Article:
For the month of May, The Chatham-Kent Sexual Assault Crisis Centre will share tips, resources and information on how to eradicate sexual violence! #NoOneAsksForIt! is a great way to connect with others - take your photos from home, from your backyard, or host an online party or group chat to get a group pic! Tag the Chatham-Kent Sexual Assault Crisis Centre on photos with a sign saying how you prevent sexual violence in your community! #CKSACC. The CKSACC will feature the posts on their Facebook and Instagram page! @cksacc.

On Friday May 6th, 2022, wear purple in support of survivors of sexual violence. Sexual abuse and sexualized violence in our communities is far more common than most people think. According to a 2006 Statistics Canada report, one in three women will experience some form of sexual assault in their lifetime. One of the biggest hurdles people face after a sexual assault is the notion that somehow they “asked for it” by what they were wearing, where they were, what they were doing or drinking. This is victim-blaming.

If you have been sexually assaulted, harassed, exploited or abused, the Chatham-Kent Sexual Assault Crisis Centre is here to help.

On May 6th, let’s make an impact across Canada. Wear purple, share your photos online, and show your support of survivors.

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1 in 8

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How to Help If you think that someone might be at risk of sexual violence, you can help by: • getting them to a safe space • asking the person directly if they need help or if they would like you to stay with them • If someone tells you about an incident that sounds like sexual assault, listen to them and believe them. It is important that they are in control of what happens next. You can offer them options and resources but allow them to make their own choices. • Learn about supports for people who are experiencing violence. Facts about consent • Consent should never be assumed or implied • Consent is not silence or the absence of “no” • Consent cannot be given if you are impaired by alcohol or drugs, or unconscious • Consent can never be obtained through threats or coercion • Consent can be withdrawn at any time • Consent cannot be given if the perpetrator abuses a position of trust, power or authority • Consent cannot be given by anyone other than the person participating in the sexual activity (for example, your parent, brother or sister, girlfriend or boyfriend, spouse, friend and so on, cannot consent for you or on your behalf)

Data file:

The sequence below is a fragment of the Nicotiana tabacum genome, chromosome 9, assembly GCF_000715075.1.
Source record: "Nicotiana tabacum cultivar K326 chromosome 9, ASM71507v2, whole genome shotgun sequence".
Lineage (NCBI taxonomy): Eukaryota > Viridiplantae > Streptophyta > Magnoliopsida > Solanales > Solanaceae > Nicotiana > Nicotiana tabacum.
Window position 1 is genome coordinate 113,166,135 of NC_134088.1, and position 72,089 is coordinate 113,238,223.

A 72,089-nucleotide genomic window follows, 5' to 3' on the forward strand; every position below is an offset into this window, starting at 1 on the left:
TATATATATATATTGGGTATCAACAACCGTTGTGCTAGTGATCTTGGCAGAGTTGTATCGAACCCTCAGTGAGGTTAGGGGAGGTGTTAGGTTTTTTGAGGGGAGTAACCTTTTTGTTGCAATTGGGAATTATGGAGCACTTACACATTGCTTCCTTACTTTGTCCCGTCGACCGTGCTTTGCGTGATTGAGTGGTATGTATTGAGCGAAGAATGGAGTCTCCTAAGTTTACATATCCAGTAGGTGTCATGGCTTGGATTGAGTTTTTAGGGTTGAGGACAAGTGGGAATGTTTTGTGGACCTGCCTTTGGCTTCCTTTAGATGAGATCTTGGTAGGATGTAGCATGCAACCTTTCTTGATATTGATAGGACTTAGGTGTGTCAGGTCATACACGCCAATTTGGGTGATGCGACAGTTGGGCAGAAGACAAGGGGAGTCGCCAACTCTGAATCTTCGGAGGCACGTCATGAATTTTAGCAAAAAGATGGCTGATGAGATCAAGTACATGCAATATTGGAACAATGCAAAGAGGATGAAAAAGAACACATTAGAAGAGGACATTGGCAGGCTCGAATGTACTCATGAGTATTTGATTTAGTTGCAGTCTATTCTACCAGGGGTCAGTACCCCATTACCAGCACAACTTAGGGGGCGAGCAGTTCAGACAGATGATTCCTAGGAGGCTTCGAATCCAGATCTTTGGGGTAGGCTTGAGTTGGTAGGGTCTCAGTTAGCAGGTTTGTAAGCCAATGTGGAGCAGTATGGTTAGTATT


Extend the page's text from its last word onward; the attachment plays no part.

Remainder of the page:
To schedule an appointment; book a presentation, or for information about sexual assault / harassment / abuse / exploitation, call CKSACC during business hours.

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1 in 3

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McNaughton pledges more cash for ’Burg hospital

By Pam Wright Local Journalism Initiative

Monte McNaughton made Wallaceburg his first stop following the release of the 2022 provincial budget April 28. The next morning, the Lambton-Kent-Middlesex MPP swung into the southern part of his riding to guarantee Ministry of Health funding for the continued renewal of Wallaceburg’s hospital. “It wasn’t that long ago that this hospital was in jeopardy,” McNaughton said as he spoke to the crowd gathered at the Chatham-Kent Health Alliance Wallaceburg site. “But standing shoulder to shoulder with many of you, we fought back,” he said. The financial commitment is part of $40 billion